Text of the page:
It is, in the 21st century, that the overlap of these orders is beginning to pull apart and dissolve. I believe it is this seperation that creates our challenges. As James Lynch discusses in his book, A Cry Unheard: New Insights into the Medical Consequences of Lonliness (2000), the electronic disembodiment of dialogue has contributed to the rise of diseases such as diabetes, heart disease, and cancer. All three diseases have been repeatedly demonstrated to be linked with emotional health, state of mind and physical health.

Social work, I think, then has an opportunity to see itself as the profession that works within the overlap of these orders. To work within the spaces of our being to assist eachother in pulling the oders together, balancing our priorities within them and in advocating for structural, political and cultural responses that honor these spaces.. Maureen MacNamara, MSW 3/3/06.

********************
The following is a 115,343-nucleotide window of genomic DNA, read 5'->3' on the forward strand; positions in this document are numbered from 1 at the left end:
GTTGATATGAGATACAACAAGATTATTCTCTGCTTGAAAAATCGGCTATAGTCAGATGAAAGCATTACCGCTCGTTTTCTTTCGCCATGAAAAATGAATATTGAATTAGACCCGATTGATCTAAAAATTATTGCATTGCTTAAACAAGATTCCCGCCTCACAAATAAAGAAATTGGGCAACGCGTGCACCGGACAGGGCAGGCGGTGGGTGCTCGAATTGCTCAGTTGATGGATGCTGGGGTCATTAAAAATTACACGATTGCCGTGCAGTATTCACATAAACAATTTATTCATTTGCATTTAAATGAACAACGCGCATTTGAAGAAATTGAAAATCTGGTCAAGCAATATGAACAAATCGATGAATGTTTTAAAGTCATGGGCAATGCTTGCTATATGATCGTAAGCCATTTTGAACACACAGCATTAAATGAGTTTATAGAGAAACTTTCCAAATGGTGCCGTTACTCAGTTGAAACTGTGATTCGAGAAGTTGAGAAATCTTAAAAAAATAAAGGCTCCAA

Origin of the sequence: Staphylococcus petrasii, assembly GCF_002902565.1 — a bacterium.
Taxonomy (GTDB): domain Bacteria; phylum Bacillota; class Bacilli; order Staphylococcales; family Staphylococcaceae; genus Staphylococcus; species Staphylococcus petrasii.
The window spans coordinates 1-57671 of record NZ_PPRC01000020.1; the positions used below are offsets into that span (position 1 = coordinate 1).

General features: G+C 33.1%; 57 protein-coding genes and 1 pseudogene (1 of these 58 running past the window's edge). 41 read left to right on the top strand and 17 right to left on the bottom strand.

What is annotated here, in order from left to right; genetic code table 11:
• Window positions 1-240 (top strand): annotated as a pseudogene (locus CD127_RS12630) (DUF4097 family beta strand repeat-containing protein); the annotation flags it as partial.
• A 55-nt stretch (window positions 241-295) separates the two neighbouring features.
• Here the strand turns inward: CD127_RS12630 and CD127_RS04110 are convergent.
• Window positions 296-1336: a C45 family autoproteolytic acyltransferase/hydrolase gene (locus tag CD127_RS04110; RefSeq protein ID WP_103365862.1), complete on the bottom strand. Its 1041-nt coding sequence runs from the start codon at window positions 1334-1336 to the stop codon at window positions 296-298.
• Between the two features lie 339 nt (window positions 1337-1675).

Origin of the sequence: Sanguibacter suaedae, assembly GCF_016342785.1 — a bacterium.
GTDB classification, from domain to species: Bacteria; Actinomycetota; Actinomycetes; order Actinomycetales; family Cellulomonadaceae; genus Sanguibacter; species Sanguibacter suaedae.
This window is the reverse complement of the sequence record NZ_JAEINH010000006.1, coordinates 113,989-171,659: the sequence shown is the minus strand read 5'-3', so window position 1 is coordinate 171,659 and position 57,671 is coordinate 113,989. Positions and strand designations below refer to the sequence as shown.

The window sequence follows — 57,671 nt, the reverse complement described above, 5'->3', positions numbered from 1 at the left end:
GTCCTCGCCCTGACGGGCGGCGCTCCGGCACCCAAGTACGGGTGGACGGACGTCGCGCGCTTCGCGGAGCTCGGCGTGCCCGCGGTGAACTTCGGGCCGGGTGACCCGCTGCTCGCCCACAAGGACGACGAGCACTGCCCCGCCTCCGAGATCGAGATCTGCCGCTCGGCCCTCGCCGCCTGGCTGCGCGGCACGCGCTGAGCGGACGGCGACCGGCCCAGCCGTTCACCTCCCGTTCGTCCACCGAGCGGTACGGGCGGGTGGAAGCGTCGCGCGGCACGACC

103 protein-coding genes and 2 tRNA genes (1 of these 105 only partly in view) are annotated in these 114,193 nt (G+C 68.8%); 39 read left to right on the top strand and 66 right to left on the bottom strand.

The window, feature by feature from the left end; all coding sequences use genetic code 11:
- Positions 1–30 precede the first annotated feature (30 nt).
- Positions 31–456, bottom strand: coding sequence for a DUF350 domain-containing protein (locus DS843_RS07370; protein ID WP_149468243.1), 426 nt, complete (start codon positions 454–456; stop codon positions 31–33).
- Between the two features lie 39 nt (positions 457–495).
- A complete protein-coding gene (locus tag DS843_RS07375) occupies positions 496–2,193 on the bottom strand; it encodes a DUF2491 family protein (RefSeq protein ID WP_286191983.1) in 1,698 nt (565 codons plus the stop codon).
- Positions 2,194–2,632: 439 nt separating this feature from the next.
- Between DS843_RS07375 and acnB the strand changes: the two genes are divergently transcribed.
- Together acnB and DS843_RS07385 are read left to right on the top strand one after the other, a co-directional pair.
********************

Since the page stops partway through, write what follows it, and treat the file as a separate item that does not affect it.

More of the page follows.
Mararet Archer (2000) writes in her bookBeing Human: The Problem of Agency, humans find their identity not from socialization with the structures of language and the boundaries of culture but rather through their experience with the natural world. Archer repeatedly asserts that "practice is primary" (pg. 150). Intuitively, we know this to be true, but scholarly writings have for centuries asserted that people's being comes from interaction with the social world.

Recent studies in neurobiology and emotion are begining to show that our experience is the driver to language not the other way around. Studies in language, music and motion at the University of Edinburugh by David Lee, PhD. are demonstrating the ways that infants learn to communicate in order to access their world. In other words experience envigorates the urge to communicate.

Thus we have an overlap of the practical order of the world, with the social order and the natural orders.

Thursday, March 02, 2006

Another contributor to an ecological perspective is that of Urie Bronfenbrenner, co-founder of Head Start.

Wednesday, March 01, 2006

And a review of Ecological Systems Theory